Because I felt my outside (I was almost betrayed into writing above) the need for the sort of help they received, should not make me lack understanding – and such recognition should make me thankful that they could be so “ministered unto”.
Am I angling to get such recognition – understanding from you? And there is, if there a sincere attempt to recognition of the needs of those whose attitudes cannot be our own. Lately I have gone under, in the physical sense. And I am to a certain extent, reconciled to all the implications.
Physically, I cannot remember when I was not pushing –laboring –agonizing – and to what purpose? None of the results aimed at […] realized. Even the most altruistic and exhalted [sic] visions animating those labor have fallen cold – lifeless – and oftener than not unseen by my fellow travelers.
Am I mourning? I am not. It is just recognition of the aspects of Life which have presented them selves for my consideration. As I look about me I am convinced that my early release from the contemplation of the physical, must be no disadvantage to my dear ones and must be an advantage to my own development, and probably to that of others who must be thrown with me here. Could the feeling that I would be real help to others here – I’d not look so eagerly for my own release.
However the change is inevitable and desirable.
Could I believe that the taking out of Life the change which we call death would be possible, if must at the same time appear that the change called birth should also be taken […] it is unthinkable!
“Into thy hands do I commend my Spirit” – only I would substitute the word self for the last one – and “Thy hands” would mean Life. Why stress over own pet words? Because we must defend ourselves from those who in their kindness feel that they must save us from ourselves!
“In the struggle of souls to the heights above” why must we assail the same sort of efforts in others, if they appear to us less desirable than our own?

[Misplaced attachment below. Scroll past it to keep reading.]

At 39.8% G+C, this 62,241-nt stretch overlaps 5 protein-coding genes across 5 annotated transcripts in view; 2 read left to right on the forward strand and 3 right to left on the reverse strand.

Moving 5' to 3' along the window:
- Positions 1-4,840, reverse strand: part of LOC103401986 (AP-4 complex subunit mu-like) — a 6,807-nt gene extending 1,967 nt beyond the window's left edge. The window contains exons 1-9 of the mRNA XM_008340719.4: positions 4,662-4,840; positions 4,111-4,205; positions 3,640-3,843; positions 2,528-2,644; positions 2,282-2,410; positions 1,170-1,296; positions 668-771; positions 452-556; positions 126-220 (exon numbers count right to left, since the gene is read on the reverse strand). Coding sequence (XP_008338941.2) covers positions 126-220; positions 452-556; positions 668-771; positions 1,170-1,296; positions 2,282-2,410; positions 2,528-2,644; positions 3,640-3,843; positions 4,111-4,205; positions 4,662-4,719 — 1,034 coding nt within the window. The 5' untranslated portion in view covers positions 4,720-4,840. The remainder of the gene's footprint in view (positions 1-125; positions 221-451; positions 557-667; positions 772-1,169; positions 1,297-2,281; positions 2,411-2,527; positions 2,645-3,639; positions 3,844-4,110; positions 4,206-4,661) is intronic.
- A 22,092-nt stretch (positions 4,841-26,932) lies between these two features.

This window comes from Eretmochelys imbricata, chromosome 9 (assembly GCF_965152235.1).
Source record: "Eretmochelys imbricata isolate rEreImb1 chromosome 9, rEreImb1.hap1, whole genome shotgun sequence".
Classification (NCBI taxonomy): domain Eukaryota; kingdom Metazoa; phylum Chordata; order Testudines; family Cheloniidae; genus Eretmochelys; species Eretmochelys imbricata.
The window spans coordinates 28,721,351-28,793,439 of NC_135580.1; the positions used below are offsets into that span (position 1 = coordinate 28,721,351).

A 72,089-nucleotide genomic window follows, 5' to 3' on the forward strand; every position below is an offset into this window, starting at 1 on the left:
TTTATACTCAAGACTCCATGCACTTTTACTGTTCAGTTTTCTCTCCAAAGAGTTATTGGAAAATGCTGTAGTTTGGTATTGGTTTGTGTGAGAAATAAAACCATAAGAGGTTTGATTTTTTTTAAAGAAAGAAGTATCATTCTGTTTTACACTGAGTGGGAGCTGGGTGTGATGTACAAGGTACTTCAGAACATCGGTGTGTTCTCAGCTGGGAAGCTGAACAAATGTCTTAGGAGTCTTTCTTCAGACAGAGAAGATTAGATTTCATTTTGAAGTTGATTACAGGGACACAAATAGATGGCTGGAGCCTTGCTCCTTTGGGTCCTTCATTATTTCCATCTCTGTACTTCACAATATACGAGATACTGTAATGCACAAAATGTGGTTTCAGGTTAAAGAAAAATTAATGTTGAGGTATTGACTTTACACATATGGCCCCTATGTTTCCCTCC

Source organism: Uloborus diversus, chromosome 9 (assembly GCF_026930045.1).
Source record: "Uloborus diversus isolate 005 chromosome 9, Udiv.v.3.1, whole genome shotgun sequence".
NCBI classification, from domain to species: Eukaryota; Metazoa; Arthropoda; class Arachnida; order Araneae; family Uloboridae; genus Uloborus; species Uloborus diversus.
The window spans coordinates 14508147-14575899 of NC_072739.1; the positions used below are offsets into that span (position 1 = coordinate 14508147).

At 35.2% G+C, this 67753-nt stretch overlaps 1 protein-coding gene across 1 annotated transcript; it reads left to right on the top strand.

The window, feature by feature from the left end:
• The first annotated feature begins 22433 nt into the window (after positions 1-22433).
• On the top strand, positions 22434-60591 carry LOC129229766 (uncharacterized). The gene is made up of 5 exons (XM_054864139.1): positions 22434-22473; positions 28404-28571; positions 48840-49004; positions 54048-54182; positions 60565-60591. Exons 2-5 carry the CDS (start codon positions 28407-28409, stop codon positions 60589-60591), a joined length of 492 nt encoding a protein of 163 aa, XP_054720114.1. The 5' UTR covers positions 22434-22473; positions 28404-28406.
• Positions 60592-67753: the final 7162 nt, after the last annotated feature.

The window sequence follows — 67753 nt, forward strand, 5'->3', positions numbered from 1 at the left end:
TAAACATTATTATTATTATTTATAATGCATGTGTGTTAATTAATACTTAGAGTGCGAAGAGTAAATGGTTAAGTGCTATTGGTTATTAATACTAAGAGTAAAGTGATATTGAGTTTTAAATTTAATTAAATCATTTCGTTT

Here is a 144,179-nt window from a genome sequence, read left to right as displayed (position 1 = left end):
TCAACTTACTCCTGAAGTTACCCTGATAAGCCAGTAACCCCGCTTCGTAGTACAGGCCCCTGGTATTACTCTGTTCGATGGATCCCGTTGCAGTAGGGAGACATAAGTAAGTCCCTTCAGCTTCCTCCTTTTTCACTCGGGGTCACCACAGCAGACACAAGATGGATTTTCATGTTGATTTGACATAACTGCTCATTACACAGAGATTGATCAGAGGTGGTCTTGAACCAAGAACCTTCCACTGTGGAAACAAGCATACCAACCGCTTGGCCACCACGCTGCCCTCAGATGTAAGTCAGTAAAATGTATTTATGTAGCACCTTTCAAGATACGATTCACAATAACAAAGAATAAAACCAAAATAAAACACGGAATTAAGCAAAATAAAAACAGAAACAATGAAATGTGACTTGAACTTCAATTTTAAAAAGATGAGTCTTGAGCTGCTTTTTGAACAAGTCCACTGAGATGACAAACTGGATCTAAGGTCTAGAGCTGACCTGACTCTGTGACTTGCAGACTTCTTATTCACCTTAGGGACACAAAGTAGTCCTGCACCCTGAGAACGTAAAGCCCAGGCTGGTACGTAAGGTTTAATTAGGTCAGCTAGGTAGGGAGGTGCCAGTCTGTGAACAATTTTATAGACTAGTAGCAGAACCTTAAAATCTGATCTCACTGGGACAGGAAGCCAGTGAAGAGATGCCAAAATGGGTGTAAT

I suppose that it is a part of our own struggle – to compare and in the comparison is bred the desire to lift others along with ourselves. When we select the better part so it appears to us. We want to share and we thrust our own interpretations out by way of help. If the effort could only be satisfied to go no further, and to allow –even to sympathize, with the efforts of others – even when they appear not so desirable as our own, would we not be advancing upon The Way? I believe so.
Could I retrace my life I believe that I should make understanding the chief aim, and be much less […] upon being understood. I would determinedly observe rather than attempt to direct others in the Way of Life. I am convinced that each attitude could be quite as helpful as the more generally accepted view that we are our brother’s keeper, in the sense that we must herd those brothers – instead of the view which appears to me, now, as the true one, of preventing any interference with the brothers own Way of Life.
Life is so varied – so various – in expression. Why must we say this is the Way. Surely we can really understand that the helpful thing that one can accomplish for another is to secure to him the chance to be himself.
Through all human thinking of which I am cognizant appears to run the idea of the individuals responsibility to direct others. Should not the responsibility be rather to secure opportunity for that others self development?
I am thus arguing against the whole trend and efforts of my life. I do not find it so sad as it sounds. I could “weep my spirit from my eyes” if I had any notion that such weeping could blot out any of my transgressions against my fellow beings. Being convinced that the contrary is true – I am ready to “go on” and risk being more truly useful because of the lessons that I believe I have learned here. Perhaps because my muscles have rebelled -- and my nerves have, as a result, become incorrigible (or is the other way around the true condition) I feel that “I would there upon take rest, Ere I begone again Upon my adventure strange and new” and that I shall be “Fearless and unperplexed When I wage battle next What weapon to select, what armor to endue.”